HAMILTON, Ohio — A historic building and a pair of vacant lots located along Main Street in downtown Hamilton will soon see new life, thanks to plans to transform the properties into an outdoor backyard bar and community gathering spot.
Dave and Emily Ernst of Hamilton and Jeff and Gina Bucalo of Liberty Township recently formed a joint venture, HUB on Main LLC, to purchase the properties spanning 501-515 Main St. The longtime friends plan to build Hamilton’s Urban Backyard, or HUB, a new kind of venue for food, drink, music and more entertainment.
The idea is based on a similar concept found in Petoskey, Michigan. Given that city's recent growth, particularly in the restaurant space, the group said it was a perfect time to try and replicate the concept in Hamilton.
The plan centers on preserving a 165-year-old building at 501 Main St., at the corner of F Street. Dave Ernst said the exterior will be restored to reflect its original Italianate architecture. Inside, the first floor will be converted to a craft beer bar that opens up to the HUB. A second-story apartment is also planned in the project's second phase.
The remaining vacant land, which includes roughly 7,000 square feet of green space, will be outlined with fire pits, a turf area for games like cornhole and bocce ball, picnic tables and trellis-covered seating. There will be open-air dining for food trucks and/or modular kitchens. The HUB will be pet- and family-friendly, Ernst said, a space that can be used year-round.
"This location historically was a community gathering space and the center for the neighborhood as far back as mid-1800s, so we're bringing things full circle," Ernst said. "We really want to celebrate Hamilton, its history, and be a spot that people in the city can come and enjoy."
The HUB has the potential to be a catalytic project, officials said. Over the past five years, Hamilton’s downtown has experienced over $84 million in investment, according to the city's Department of Economic Development, including infrastructure improvements, new market-rate apartments, renovated office and retail spaces and a newly renovated riverfront hotel.
But the HUB "fills in one of the biggest missing pieces of the puzzle," said Dan Bates, president and CEO of the Greater Hamilton Chamber of Commerce. It anchors that particular portion of Main Street. Newcomers to the city, like Fretboard Brewing & Public House, Smoochies Boba & Crepes, and Billy Yanks, a burger and bourbon bar coming soon, sit a few blocks away. The hope is that the HUB sparks additional growth in that immediate area.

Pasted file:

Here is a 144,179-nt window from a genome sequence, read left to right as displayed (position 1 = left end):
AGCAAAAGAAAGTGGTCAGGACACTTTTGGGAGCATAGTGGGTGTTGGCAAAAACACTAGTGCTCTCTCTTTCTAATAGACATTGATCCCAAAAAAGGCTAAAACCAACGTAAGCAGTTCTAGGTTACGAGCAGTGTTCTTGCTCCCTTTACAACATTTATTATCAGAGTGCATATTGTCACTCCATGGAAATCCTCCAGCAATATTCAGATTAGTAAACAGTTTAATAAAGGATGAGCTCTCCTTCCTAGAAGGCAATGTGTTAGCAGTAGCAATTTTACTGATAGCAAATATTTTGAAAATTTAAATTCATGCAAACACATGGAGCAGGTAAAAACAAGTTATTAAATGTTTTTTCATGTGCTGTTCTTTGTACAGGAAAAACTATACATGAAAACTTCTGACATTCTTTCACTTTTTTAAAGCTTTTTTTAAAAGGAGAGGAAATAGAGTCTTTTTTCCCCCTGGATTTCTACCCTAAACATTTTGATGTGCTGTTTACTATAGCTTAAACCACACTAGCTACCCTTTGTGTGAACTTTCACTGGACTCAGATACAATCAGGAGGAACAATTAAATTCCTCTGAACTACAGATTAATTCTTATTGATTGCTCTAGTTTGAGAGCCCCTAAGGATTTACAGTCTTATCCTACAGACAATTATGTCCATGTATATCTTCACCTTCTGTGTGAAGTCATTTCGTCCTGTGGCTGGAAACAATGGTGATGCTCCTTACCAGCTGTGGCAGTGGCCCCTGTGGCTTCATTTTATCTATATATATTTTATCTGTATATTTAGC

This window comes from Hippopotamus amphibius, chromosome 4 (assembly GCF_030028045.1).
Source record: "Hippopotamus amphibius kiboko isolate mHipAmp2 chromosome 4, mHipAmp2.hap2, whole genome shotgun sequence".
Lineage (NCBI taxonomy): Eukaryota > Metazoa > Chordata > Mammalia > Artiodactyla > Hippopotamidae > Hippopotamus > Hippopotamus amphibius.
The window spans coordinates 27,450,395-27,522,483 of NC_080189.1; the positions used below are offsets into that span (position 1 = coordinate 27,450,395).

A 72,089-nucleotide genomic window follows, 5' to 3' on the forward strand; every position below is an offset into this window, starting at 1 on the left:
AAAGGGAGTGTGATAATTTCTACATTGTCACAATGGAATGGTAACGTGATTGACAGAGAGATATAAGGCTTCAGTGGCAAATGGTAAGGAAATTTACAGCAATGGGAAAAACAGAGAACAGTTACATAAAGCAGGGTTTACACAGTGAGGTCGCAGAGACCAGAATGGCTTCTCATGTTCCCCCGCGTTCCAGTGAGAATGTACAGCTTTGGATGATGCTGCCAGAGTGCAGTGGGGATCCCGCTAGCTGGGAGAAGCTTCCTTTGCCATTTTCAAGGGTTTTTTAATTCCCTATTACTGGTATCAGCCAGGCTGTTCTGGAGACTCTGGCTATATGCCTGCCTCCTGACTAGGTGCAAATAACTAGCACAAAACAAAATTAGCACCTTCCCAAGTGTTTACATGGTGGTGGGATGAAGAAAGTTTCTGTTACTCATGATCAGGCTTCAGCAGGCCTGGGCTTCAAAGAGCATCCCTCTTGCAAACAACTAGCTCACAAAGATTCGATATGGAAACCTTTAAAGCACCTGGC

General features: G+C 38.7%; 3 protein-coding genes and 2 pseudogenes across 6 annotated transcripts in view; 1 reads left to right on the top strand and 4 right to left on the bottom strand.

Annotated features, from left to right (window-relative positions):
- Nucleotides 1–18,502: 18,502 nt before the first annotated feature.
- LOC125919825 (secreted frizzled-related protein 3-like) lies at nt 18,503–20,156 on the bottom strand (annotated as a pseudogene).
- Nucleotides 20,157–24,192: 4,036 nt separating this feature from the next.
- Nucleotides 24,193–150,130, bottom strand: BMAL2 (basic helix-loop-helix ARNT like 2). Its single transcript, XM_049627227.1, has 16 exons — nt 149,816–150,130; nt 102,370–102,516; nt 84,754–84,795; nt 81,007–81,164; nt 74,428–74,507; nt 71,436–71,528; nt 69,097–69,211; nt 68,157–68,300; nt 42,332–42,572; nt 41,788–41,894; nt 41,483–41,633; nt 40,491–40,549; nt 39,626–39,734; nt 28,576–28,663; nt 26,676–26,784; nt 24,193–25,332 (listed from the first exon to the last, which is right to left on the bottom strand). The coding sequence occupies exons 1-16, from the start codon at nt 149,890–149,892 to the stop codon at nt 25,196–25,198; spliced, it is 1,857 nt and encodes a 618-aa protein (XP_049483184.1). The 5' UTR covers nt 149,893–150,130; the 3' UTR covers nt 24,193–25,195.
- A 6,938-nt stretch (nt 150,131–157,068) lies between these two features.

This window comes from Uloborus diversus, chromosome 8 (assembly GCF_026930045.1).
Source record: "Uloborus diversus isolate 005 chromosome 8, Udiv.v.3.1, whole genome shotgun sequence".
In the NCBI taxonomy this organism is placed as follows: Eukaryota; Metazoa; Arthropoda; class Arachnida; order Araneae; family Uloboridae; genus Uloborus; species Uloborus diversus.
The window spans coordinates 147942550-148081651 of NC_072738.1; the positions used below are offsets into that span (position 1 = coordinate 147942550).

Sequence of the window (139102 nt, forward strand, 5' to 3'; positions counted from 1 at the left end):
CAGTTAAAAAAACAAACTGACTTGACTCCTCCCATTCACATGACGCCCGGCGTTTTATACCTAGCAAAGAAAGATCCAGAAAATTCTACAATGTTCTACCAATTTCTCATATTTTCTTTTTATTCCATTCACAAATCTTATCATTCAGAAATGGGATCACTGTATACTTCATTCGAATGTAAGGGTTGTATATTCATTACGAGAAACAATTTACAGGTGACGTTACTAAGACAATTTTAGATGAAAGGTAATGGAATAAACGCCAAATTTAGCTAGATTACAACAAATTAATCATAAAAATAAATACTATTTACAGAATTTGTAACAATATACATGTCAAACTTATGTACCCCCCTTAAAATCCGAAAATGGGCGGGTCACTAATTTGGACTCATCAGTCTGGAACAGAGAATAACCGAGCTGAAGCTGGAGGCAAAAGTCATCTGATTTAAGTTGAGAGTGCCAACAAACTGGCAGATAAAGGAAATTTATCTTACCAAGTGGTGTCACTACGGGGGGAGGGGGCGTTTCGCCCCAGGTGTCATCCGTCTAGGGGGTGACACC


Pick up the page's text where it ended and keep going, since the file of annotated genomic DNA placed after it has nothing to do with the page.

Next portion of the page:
"It's huge," Bates said. "The part of Main Street that's closest to the river has had some major investment. But then you have businesses kind of scattered throughout the rest of Main Street with empty spaces in between. It's going to be cool. It's going to be a little different. It's going to be an outdoor gathering space, which makes it a destination point, something that's really going to drive foot traffic. The businesses on Main Street are thrilled."
Ernst said the HUB could open by late summer/early fall 2021. He and his partners are currently working through a due-diligence phase.
That timeline falls in line with the projected debut of Spooky Nook, a $165 million sports, entertainment and event complex being built at the former Champion Mill paper factory site. Construction is underway with an anticipated opening next December. The 1 million-square-foot venue, which will stand as the largest indoor sports complex in North America, will include over 60,000 square feet of available restaurant and retail space.
"That [Spooky Nook] is the icing on the cake," Ernst said. "We are honored to do our part to ensure that growth continues for the people of our city.
"We have been very excited about what's going on in Hamilton, and we thought we needed to be part of it somehow," he added. “We have witnessed first-hand what [businesses like] Municipal Brew Works, The Casual Pint, Tano, Fretboard and others have done to put Hamilton on the map as a social destination. It's moving. We think, given where we are, there's a lot of real estate and potential with properties further west of us."